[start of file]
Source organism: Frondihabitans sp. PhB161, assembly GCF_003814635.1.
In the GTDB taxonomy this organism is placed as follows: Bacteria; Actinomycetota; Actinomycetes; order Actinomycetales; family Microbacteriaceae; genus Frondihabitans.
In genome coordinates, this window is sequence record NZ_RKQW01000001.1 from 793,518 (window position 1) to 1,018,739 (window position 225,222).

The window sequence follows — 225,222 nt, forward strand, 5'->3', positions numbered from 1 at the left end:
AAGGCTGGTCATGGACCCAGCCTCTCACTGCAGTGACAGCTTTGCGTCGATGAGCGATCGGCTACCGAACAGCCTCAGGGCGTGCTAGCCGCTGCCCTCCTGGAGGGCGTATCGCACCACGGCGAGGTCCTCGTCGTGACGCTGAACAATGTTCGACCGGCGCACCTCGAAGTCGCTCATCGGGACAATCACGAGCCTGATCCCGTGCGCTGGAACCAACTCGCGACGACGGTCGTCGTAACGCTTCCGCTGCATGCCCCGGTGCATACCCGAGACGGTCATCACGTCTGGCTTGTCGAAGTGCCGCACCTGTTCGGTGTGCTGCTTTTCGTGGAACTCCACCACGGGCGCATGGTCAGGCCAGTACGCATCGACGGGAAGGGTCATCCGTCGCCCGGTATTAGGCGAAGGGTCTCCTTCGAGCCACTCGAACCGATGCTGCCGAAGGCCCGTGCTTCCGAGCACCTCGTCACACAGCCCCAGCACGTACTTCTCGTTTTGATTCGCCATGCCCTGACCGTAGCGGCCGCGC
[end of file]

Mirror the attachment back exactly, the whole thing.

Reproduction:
Source organism: Frondihabitans sp. PhB161, assembly GCF_003814635.1.
In the GTDB taxonomy this organism is placed as follows: Bacteria; Actinomycetota; Actinomycetes; order Actinomycetales; family Microbacteriaceae; genus Frondihabitans.
In genome coordinates, this window is sequence record NZ_RKQW01000001.1 from 793,518 (window position 1) to 1,018,739 (window position 225,222).

The window sequence follows — 225,222 nt, forward strand, 5'->3', positions numbered from 1 at the left end:
AAGGCTGGTCATGGACCCAGCCTCTCACTGCAGTGACAGCTTTGCGTCGATGAGCGATCGGCTACCGAACAGCCTCAGGGCGTGCTAGCCGCTGCCCTCCTGGAGGGCGTATCGCACCACGGCGAGGTCCTCGTCGTGACGCTGAACAATGTTCGACCGGCGCACCTCGAAGTCGCTCATCGGGACAATCACGAGCCTGATCCCGTGCGCTGGAACCAACTCGCGACGACGGTCGTCGTAACGCTTCCGCTGCATGCCCCGGTGCATACCCGAGACGGTCATCACGTCTGGCTTGTCGAAGTGCCGCACCTGTTCGGTGTGCTGCTTTTCGTGGAACTCCACCACGGGCGCATGGTCAGGCCAGTACGCATCGACGGGAAGGGTCATCCGTCGCCCGGTATTAGGCGAAGGGTCTCCTTCGAGCCACTCGAACCGATGCTGCCGAAGGCCCGTGCTTCCGAGCACCTCGTCACACAGCCCCAGCACGTACTTCTCGTTTTGATTCGCCATGCCCTGACCGTAGCGGCCGCGC